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Know the West

'Petroglyph police' try to save the art of the ancients


ZION NATIONAL PARK, Utah - A prehistoric petroglyph, chipped out of red sandstone to resemble a fat sheep, contends with a crude contemporary scrawl about a foot away. The scrawl looks roughly like a circle, scratched out with a sharp stick - the mark of an unsupervised child, or a thoughtless adult. When Sharon and David Hatfield spotted this vandalism two years ago, it sickened them.

"It makes your heart just sink," said Sharon Hatfield who, along with her husband, monitors archaeological sites in Zion National Park in southwestern Utah.

"Every time I approach these sites, I say, 'please, let them be like the last time we were here.' " The couple are amateur archaeologists, and have been volunteering at Zion for the past six years. They survey a handful of the Virgin River Anasazi sites every month and notify park rangers of any suspicious developments.

"We want to see these sites protected and preserved, so our great-great-grandchildren can see them," says David Hatfield, who is also the mayor of Rockville, a town of 250 people. "It makes me angry, and sad, too, that people don't respect the past."

On this particular expedition, a warm clear day in April, the Hatfields are accompanied by Jack Burns, Zion National Park's cultural resource specialist. Next to a rock-art panel covered with petroglyphs - images of undulating snakes and mysterious spirals pecked out of red stone - he observes signs of recent activity. It's a circle with two legs and two arms.

"That looks new to me," Burns said. "What we're seeing is an increase (of vandalism), and that's of concern."

But the vandalism of ancient rock art is not new. In fact, it's been taking place in Zion at least since the days of the Gold Rush. Carved into a prominent slab of red rock, alongside a maze of Indian markings, are the initials "J.C." It's speculated that pioneers would leave messages on rocks like this one. Perhaps they were written in a moment of loneliness - an effort to reach out across time. "You can just imagine the shepherds and cowboys using the alcove as their shelter, the same as the people before them," explains Zion's archaeological technician, Matt Betenson. "Then they liked to leave their mark on the wall."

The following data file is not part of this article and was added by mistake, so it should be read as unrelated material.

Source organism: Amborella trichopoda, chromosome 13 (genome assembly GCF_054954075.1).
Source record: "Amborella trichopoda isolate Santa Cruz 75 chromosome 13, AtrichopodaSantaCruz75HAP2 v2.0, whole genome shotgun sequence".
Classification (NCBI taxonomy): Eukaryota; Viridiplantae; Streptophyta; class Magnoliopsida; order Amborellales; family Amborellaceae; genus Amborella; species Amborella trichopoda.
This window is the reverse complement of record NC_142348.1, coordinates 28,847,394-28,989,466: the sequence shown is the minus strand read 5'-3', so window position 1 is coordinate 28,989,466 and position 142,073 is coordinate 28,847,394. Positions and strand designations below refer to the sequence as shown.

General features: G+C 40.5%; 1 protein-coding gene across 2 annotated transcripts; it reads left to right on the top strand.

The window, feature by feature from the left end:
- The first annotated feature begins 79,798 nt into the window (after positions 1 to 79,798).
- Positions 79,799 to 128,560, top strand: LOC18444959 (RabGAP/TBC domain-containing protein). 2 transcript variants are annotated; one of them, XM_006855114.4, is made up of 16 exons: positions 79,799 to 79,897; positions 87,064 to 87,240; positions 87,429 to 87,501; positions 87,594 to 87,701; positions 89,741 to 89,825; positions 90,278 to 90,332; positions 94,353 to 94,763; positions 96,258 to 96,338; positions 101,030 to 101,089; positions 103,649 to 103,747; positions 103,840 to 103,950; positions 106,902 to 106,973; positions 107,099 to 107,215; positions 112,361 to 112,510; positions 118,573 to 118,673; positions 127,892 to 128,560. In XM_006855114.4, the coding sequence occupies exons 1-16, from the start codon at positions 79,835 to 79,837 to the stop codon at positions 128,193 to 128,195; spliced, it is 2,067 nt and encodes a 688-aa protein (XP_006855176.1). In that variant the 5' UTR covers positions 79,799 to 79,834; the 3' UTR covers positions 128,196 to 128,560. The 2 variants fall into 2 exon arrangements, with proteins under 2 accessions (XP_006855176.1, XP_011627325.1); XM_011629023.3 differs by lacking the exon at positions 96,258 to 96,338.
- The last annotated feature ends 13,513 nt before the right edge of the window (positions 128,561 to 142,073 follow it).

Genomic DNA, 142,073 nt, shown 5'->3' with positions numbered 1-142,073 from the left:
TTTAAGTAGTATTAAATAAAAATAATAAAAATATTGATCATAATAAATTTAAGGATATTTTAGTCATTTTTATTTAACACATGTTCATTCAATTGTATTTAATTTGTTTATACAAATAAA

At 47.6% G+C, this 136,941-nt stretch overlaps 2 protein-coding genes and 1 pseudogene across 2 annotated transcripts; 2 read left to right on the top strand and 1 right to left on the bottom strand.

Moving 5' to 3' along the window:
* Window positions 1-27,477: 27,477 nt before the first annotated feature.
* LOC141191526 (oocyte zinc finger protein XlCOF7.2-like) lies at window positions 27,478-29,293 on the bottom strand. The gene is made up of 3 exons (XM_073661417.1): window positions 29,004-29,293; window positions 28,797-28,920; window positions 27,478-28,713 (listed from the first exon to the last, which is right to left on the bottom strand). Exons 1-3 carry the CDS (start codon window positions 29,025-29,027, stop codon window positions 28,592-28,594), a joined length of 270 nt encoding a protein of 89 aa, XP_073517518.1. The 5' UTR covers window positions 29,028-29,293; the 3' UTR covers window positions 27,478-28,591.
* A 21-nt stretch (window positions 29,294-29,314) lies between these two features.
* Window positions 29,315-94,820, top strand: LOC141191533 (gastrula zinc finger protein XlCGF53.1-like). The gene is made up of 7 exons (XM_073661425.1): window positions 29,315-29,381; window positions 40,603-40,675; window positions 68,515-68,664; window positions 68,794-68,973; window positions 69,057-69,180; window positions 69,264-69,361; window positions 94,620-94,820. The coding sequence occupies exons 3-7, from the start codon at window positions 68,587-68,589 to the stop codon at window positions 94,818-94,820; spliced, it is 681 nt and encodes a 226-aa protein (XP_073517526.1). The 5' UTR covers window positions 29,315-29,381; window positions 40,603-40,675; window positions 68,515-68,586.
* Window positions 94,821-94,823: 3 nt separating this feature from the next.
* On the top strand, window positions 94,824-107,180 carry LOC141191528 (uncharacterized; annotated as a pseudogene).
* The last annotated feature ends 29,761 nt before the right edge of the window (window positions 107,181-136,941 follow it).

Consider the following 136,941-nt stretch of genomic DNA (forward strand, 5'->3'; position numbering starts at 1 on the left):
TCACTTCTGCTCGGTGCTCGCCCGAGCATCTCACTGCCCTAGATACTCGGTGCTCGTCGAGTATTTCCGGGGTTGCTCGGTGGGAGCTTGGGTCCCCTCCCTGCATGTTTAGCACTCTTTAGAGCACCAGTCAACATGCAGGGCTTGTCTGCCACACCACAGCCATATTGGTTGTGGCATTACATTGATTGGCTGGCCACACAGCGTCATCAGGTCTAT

Such pioneer vandalism is known by the lofty title of "historic inscriptions." But the graffiti of today is not viewed as tolerantly. "Graffiti is not socially acceptable today," Burns says. In fact, according to the federal archaeological resource protection act, it's against the law to deface archaeological resources on public lands, including Indian land, national parks, national forest and BLM land. If the perpetrator is caught in the act, it can lead to a fine in excess of $25,000 and prison time. Burns notes that one person has been jailed for such activity.

Although sometimes it is best to leave the graffiti untouched, when fresh markings are located there are certain treatments that can be applied. These range from wetting the graffiti and rubbing it down with sediment to using strong acid washes to eat away the damage. Once, several years ago, the Hatfields came upon some deep scratchings, which they were able to diminish with a patient application of sand. "That made us feel good," Mr. Hatfield said. He pointed out the faint outlines of the figure, still visible today despite their efforts.